coming in upon the shore, every wave retires after its advance ; and he who follows incautiously the retreating waters, may be caught by some stronger billow, overwhelming again for an instant the spot which had just been left dry. A child standing by the sea shore for a few minutes, and watching this, as it seems, irregular advance and retreat of the water, could not tell whether it was ebb or flood : and we, standing for a few years on the shore of time, can scarcely tell whether the particular movement which we witness is according to or against the general tendency of the whole period. Farther yet, as these great tendencies are often interrupted, so are they continually mixed : that is, not only are their own good and bad elements successively predominant, but they never have the world wholly to themselves: the opposite tendency exists, in an under-current it may be, and not lightly perceptible ; but here and there it struggles to the surface, and mingles its own good and evil with the predominant good and evil of its antagonist. Wherefore he who would learn wisdom from the complex experience of history, must question closely all its phenomena, must notice that which is less obvious as well as that

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which is most palpable, must judge not peremptorily or sweepingly, but with reserves and exceptions; not as lightly overrunning a wide region of truth, but thankful if after much pains he has advanced his land-marks only a little ; if he has gained, as it were, but one or two frontier fortresses, in which he can establish himself for ever.

Now, then, when Mr. Newman describes the movement of the present moment as being directed towards “something better and deeper than satisfied the last century,” this description, although in some sense true, is yet in practice delusive; and the delusion which lurks in it is at the root of the errors of Mr. Newman and of his friends. They regard the tendencies of the last century as wholly evil, and they appear to extend this feeling to the whole period of which the last century was the close, and which began nearly with the sixteenth century. Viewing in this light the last three hundred years, they regard naturally with excessive favour the preceding period with which they are so strongly contrasted; and not the less because this period has been an object of scorn to the times which have followed it. They are drawn towards the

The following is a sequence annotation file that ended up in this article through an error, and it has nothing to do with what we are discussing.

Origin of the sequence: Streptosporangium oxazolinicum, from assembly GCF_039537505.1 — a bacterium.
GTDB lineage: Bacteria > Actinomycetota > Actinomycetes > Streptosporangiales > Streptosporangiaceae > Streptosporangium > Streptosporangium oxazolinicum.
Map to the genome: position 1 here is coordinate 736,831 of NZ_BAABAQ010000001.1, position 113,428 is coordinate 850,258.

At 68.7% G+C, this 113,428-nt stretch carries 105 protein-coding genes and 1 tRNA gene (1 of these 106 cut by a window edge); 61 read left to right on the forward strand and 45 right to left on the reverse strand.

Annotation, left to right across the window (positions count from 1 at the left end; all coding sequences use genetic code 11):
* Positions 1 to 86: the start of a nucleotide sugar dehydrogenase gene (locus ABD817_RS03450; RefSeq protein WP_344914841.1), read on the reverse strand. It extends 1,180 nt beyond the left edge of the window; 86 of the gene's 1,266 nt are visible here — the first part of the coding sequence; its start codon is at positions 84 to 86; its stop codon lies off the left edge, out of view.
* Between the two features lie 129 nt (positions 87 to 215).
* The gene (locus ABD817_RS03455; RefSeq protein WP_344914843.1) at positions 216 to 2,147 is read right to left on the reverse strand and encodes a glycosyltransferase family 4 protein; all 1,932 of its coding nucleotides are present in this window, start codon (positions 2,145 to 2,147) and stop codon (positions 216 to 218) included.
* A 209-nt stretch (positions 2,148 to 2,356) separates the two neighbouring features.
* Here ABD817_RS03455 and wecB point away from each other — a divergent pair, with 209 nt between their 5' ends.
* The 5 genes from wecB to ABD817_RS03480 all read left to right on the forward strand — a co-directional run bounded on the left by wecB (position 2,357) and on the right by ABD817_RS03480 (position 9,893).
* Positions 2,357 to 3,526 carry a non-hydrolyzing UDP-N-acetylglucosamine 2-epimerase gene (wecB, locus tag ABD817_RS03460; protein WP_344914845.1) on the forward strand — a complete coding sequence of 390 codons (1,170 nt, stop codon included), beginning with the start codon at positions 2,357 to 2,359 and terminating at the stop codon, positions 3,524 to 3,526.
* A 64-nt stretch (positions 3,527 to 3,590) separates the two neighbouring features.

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enemy of their enemy, and they fancy that it must be in all points their enemy's opposite. And if the faults of its last decline are too palpable to be denied, they ascend to its middle and its earlier course, and finding that its evils are there less flagrant, they abandon themselves wholly to the contemplation of its good points, and end with making it an idol. There are few stranger and sadder sights than to see men judging of whole periods of the history of mankind with the blindness of party-spirit, never naming one century without expressions of contempt or abhorrence, never mentioning another but with extravagant and undistinguishing admiration.

But the worst was yet to come. The period which Mr. Newman and his friends so disliked, had, in its religious character, been distinguished by its professions of extreme veneration for the Scriptures : in its quarrel with the system of the preceding period it had rested all its cause on the authority of the Scripture,—it had condemned the older system because Scripture could give no warrant for it. On the other hand, the partizans of the older system protested against the exclusive appeal to Scripture;